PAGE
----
Dominic Ongwen was a top commander of the Lord’s Resistance Army led by fugitive Joseph Kony. In February, the court found him guilty of 61 counts of murder, rape and sexual enslavement committed during a reign of terror in the early 2000s by the LRA.

Judges said that the verdict had to weigh the defendant’s brutality against his own tortured past as a child who was abducted by the armed rebels: Ongwen said in his defense that he was “the first victim of child abduction.”

“What happened to me I do not even believe happened to Jesus Christ,” he added.

Legal analysts said the case is one of the most momentous in the ICC’s 18-year history and also raises difficult questions about responsibility, according to the Guardian.

Since it was founded 30 years ago, the LRA launched a bloody rebellion in northern Uganda against President Yoweri Museveni. More than 100,000 died and 60,000 children were abducted, according to the United Nations.

The group has been largely wiped out but Kony’s whereabouts remain unknown.


Fertile Borders

A farmer recently made history by changing the Franco-Belgian border after 200 years of stability, reported the Washington Post.

The Belgian farmer moved a stone on the border divide to allow his tractor to pass through, inadvertently giving Belgium 7.5 additional feet of land.

The change came to light after a historian walking along the path noticed the demarcation had shifted slightly.

The stone marker is part of the 390-mile border created in 1820 following the Treaty of Kortrijk after Napoleon’s defeat at Waterloo, which separates the village of Erquelinnes in Belgium and France’s Bousignies-sur-Roc.

Meanwhile, residents of the region have taken the move in stride: “I was happy my town grew,” David Lavaux, the mayor of Erquelinnes, told French TV channel TF1, reported the BBC. “But the mayor of Bousignies-sur-Roc didn’t agree.”

The mayor of Bousignies-sur-Roc, Aurélie Welonek, retorted: “We should be able to avoid a new border war.”

Local authorities plan on simply asking the farmer to return the stone to where it was. If he does not comply, the Franco-Belgian border commission might be summoned for the first time since 1930. He could also face criminal charges.


Apocalypse Now

In Norse mythology, Ragnarök marks an end-of-days event when the gods will be killed and the entire world is engulfed in flames.

More than 1,000 years ago, Viking settlers in Iceland tried to prevent that catastrophe and appease the gods by offering gifts and sacrifices.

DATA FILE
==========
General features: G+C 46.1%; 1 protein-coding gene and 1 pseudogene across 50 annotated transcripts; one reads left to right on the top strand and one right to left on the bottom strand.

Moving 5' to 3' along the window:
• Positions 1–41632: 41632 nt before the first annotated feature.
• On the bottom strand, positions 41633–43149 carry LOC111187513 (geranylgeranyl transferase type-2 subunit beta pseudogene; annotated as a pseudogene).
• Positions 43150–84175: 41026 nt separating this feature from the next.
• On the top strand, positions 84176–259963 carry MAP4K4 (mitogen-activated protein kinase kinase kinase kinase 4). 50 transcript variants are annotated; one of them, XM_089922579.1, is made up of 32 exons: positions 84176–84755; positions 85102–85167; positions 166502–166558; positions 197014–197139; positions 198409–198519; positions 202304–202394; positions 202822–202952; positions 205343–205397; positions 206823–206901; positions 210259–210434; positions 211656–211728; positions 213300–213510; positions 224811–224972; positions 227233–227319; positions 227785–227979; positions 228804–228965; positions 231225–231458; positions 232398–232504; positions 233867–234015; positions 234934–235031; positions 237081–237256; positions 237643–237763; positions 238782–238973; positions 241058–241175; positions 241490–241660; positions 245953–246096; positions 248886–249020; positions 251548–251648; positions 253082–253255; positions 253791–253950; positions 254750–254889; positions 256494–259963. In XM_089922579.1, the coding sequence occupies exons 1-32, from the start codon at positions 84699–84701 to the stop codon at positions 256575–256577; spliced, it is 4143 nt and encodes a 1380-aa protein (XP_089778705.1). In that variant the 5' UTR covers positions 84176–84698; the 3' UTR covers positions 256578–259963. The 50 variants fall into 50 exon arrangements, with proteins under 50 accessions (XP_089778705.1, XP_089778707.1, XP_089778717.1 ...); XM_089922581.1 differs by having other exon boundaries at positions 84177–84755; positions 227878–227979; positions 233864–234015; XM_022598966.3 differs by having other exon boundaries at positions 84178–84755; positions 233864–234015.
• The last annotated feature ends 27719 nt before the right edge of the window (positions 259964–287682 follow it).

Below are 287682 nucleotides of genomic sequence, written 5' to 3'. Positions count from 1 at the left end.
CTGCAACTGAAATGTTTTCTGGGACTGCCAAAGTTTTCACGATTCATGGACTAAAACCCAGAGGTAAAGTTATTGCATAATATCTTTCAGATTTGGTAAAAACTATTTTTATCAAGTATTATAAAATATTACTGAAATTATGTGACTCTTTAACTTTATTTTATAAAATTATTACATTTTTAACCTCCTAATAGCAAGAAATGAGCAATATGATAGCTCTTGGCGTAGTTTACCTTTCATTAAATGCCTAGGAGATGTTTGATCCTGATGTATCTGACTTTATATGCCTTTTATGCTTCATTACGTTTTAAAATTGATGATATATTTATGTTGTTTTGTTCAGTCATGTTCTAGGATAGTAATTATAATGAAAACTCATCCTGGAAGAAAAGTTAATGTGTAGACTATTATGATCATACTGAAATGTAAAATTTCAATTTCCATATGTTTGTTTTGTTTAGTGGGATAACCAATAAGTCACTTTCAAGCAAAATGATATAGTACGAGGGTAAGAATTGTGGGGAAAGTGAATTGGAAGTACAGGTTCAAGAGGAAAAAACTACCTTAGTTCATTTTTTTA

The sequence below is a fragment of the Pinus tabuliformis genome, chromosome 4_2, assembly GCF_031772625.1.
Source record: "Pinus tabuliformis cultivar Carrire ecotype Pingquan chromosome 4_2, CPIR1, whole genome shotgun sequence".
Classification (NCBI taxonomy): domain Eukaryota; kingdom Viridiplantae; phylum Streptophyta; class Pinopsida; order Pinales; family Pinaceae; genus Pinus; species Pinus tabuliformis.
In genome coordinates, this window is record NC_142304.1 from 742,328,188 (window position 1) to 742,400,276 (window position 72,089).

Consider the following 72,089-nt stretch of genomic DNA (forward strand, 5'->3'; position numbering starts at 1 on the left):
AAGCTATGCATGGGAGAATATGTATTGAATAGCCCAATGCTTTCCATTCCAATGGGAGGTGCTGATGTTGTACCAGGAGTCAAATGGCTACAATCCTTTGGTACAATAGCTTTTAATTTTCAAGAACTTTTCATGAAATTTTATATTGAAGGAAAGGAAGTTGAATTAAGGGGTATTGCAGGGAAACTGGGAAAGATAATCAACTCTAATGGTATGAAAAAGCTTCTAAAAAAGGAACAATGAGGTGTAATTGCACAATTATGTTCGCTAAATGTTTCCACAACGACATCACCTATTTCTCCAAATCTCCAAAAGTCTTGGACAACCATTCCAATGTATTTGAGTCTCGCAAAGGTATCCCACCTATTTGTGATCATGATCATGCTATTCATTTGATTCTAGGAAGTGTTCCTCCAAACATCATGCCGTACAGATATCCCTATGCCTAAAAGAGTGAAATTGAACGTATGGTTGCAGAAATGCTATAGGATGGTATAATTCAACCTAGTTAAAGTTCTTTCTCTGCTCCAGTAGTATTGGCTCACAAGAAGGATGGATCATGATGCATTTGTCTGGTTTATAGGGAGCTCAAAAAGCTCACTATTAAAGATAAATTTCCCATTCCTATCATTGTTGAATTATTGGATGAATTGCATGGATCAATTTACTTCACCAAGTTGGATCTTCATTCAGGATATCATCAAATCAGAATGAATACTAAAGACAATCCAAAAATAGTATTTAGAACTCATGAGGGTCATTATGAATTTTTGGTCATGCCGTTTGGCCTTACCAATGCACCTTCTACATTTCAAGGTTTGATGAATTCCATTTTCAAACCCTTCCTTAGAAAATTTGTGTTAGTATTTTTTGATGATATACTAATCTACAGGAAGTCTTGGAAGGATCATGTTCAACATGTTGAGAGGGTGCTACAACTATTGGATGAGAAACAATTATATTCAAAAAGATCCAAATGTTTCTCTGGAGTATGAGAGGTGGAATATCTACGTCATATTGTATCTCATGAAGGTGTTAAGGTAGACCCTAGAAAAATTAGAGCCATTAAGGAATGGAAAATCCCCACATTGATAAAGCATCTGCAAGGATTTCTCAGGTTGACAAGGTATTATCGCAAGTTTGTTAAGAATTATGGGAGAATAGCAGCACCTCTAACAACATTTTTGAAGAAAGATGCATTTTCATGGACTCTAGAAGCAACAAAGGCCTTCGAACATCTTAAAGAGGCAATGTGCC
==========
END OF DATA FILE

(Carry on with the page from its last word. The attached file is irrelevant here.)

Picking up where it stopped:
Recently, archaeologists discovered a boat-shaped structure made of rocks in an Icelandic cave filled with all sorts of rare artifacts and animal bones, which they believe was associated with Ragnarök, Live Science reported.

A new study finds that the cave was located close to a volcano that erupted 1,100 years ago when the Vikings had colonized the island.

They found a treasure trove of decorative beads and minerals, including goods from Iraq and eastern Turkey. The team speculates that these arrived in Iceland through trade routes.

The presence of the treasures and animal bones suggest that the area served as a shrine to Freyr, the god of fertility, who would go toe-to-toe against the fire giant Surtr.

In the myth, Freyr dies by Surtr’s hand, which then leads to the end of the world. The authors believe that the ancient people were trying to strengthen Freyr so he could defeat Surtr and prevent Ragnarök.

But even though the Icelandic population later converted to Christianity, the cave was still associated with the apocalypse: One Icelandic tradition considers the cave to be “the place where Satan would emerge on Judgment Day.”

COVID-19 Global Update

More than 180 nations worldwide have confirmed cases of the coronavirus. The following have the highest numbers worldwide as of 4 a.m. ET*:

  1. US: 32,605,019 (+0.15%)
  2. India: 21,491,598 (+1.97%)
  3. Brazil: 15,003,563 (+0.49%)
  4. France: 5,789,283 (+0.38%)
  5. Turkey: 4,977,982 (+0.45%)
  6. Russia: 4,799,872 (+0.16%)
  7. UK: 4,444,262 (+0.06%)
  8. Italy: 4,082,198 (+0.29%)
  9. Spain: 3,559,222 (+0.22%)
  10. Germany: 3,502,672 (+0.51%)

Source: Johns Hopkins University

*Numbers change over 24 hours